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Delaware set to debate marijuana legalization again

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A recent report from State Auditor Kathy McGuiness estimated that the annual sales of recreational marijuana could top $200 million in Delaware, leading to a potentially lucrative tax stream. | PHOTO COURTESY OF BUDDING/UNSPLASH

DOVER – As the Delaware General Assembly returns to their legislative work in March, one of the most persistent issues in recent years is expected to return once again: legalization of marijuana.

Although the narcotic continues to maintain an illegal federal status, a growing number of states have chosen to legalize its use, citing public acceptance, tax revenue potential, and a history of disproportionate criminal enforcement among races, among other factors.

New Jersey’s move to legalization, approved by a majority of voters in November and signed by Gov. Phil Murphy in February, is likely to put pressure on Delaware to finally consider the measure as well.

Rep. Ed Osienski

plans to file a new bill on legalized sale to adults in March, restarting the debate that has yet to clear the statehouse in recent years. With a new wave of Democratic legislators elected last year and the creeping risk of falling behind neighboring states on the issue – both the Maryland and Virginia legislatures are considering legalization this year – Osienski believes he may have the votes to pass the bill this year, and even potentially overturn a veto from Gov. John Carney who has not endorsed the idea in the past.

“I think [other states’ move] will help convince some of my colleagues who have been on the fence that now may be the time to get this passed. That’s my hope, at least,” Osienski said.

The economic argument

Proponents of legalization are increasingly pointing to the economic benefit of taxed sales of the drug, as the state already does with alcohol and tobacco. Supportive legislators got a boost from a January report from State Auditor Kathy McGuiness that concluded Delaware could reap $43 million in revenue off retail marijuana sales.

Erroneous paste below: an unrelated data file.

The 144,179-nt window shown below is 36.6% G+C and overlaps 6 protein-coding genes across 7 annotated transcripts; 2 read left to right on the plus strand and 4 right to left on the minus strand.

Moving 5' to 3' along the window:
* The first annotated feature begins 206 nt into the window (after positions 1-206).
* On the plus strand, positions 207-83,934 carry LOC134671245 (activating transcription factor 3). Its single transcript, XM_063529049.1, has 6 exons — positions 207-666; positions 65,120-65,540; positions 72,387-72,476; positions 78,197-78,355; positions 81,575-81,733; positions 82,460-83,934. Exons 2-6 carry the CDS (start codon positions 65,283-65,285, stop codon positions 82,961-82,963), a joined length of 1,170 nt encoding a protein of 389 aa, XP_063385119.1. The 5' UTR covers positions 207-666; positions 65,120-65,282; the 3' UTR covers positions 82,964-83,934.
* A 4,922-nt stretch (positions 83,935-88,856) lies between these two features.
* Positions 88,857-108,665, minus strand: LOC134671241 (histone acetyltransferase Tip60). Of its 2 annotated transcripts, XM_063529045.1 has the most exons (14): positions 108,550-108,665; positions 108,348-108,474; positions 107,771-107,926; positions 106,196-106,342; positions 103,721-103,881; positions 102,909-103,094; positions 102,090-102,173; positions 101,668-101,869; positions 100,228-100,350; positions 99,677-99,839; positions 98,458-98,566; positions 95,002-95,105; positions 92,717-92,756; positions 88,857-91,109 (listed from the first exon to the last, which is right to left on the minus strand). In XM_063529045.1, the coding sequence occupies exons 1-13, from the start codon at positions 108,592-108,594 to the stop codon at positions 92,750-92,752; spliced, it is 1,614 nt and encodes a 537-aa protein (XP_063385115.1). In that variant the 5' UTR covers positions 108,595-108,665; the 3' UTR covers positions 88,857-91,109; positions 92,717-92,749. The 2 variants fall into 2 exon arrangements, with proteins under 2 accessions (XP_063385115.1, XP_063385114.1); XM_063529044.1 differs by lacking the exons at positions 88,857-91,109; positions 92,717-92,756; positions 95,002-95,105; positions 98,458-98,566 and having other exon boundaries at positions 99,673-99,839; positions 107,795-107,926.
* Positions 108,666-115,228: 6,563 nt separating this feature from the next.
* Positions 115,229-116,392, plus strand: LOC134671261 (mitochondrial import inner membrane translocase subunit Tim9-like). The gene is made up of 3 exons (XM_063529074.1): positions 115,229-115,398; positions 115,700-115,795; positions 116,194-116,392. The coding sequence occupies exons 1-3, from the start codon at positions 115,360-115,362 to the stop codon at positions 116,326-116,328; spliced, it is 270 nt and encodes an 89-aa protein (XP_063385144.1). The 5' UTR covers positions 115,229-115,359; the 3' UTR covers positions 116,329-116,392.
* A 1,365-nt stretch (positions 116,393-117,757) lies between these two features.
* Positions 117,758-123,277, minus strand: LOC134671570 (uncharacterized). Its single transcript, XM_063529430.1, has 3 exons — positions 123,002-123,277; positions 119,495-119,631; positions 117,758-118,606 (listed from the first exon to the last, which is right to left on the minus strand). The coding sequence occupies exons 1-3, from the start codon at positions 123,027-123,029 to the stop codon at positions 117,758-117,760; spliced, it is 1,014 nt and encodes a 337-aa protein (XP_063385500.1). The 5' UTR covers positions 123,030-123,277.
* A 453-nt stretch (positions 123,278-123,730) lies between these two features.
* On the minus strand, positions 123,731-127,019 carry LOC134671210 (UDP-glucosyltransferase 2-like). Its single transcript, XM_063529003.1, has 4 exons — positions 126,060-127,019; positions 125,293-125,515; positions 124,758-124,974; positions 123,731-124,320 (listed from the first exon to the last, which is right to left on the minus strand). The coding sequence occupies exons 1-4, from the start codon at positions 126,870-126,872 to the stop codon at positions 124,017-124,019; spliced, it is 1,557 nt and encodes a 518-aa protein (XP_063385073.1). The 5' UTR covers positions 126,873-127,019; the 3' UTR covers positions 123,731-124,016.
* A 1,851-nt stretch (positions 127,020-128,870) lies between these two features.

“Inaction doesn’t reward us with curbed usage but will prevent us from realizing economic benefits and the $43 million that could be available if Delaware were to devise a responsible regulatory framework. It’s time to legalize it,” McGuiness wrote in her report.

Her office’s analysis, utilizing prior admissions for adult marijuana usage in federal health surveys, concluded that Delaware possessed an annual market of about $215 million in sales. That figure may even be too low, considering the likelihood of survey participants being truthful about their use.

While McGuiness factored an excise tax of 20% on sales, Osienski is proposing a 15% tax, meaning the potential estimated revenue would be closer to $32 million by McGuiness’s math.

The state auditor also estimated that the industry could grow to create upward of 1,400 jobs over five years in Delaware.

Osienski’s bill will recommend the creation of upward of 125 licenses for recreational marijuana sale, production and processing. He noted that it could create at least 1,000 at typical staffing levels, which produces more personal income tax revenue and trickle-down spending in the local economy as well.

While some states have earmarked revenue from marijuana sales to support a budgetary need like education, Osienski said he wants to avoid earmarks and return the money to the state’s General Fund.

“There’s always some good proposals out there for programs that need funding, and I encourage them to go through the typical legislative process and get those proposals approved,” he said.

Lessons learned

When legislators last debated legalization in 2019, one of the themes proponents warned them of was the potential for Big Marijuana, or national companies often publicly traded or backed by Wall Street hedge funds, to take over the market.

To counteract that threat, Osienski intends to propose earmarking some of the licenses for microbusinesses, which would require the majority owner to be a state resident, and others for social equity, or owned and operated by a minority applicant.

“We’re going to make sure there’s an opportunity and some help for those communities that have been mostly impacted by past marijuana laws so that they have the opportunities to get into the industry,” he said.

Two years ago, Osienski also proposed allowing Delaware’s currently licensed medical marijuana dispensaries to sell to recreational buyers after the market opened. That proposal drew pushback from the state’s medical marijuana patients, who testified that the current supply was already strained.

Now Osienski will propose that new licenses be issued specifically for recreational sale, forcing the state’s medical marijuana suppliers to reapply for new licenses if they want to reach the broader market. The legislator added that he has received support from the Delaware Division of Alcohol and Tobacco Enforcement to police future recreational dispensaries, while the Delaware Office of Medical Marijuana, a health department subsidiary, continues to police medical dispensaries.

Even if Osienski’s bill is passed by the legislature this year, legal marijuana sale in Delaware likely won’t start for at least a year. It designates that a commissioner and an oversight committee be appointed to determine the state’s regulatory framework.

While similar processes have led to lengthy delays in other states that have already legalized, Osienski said that he is proposing a timetable that would ensure the process isn’t dragged out.

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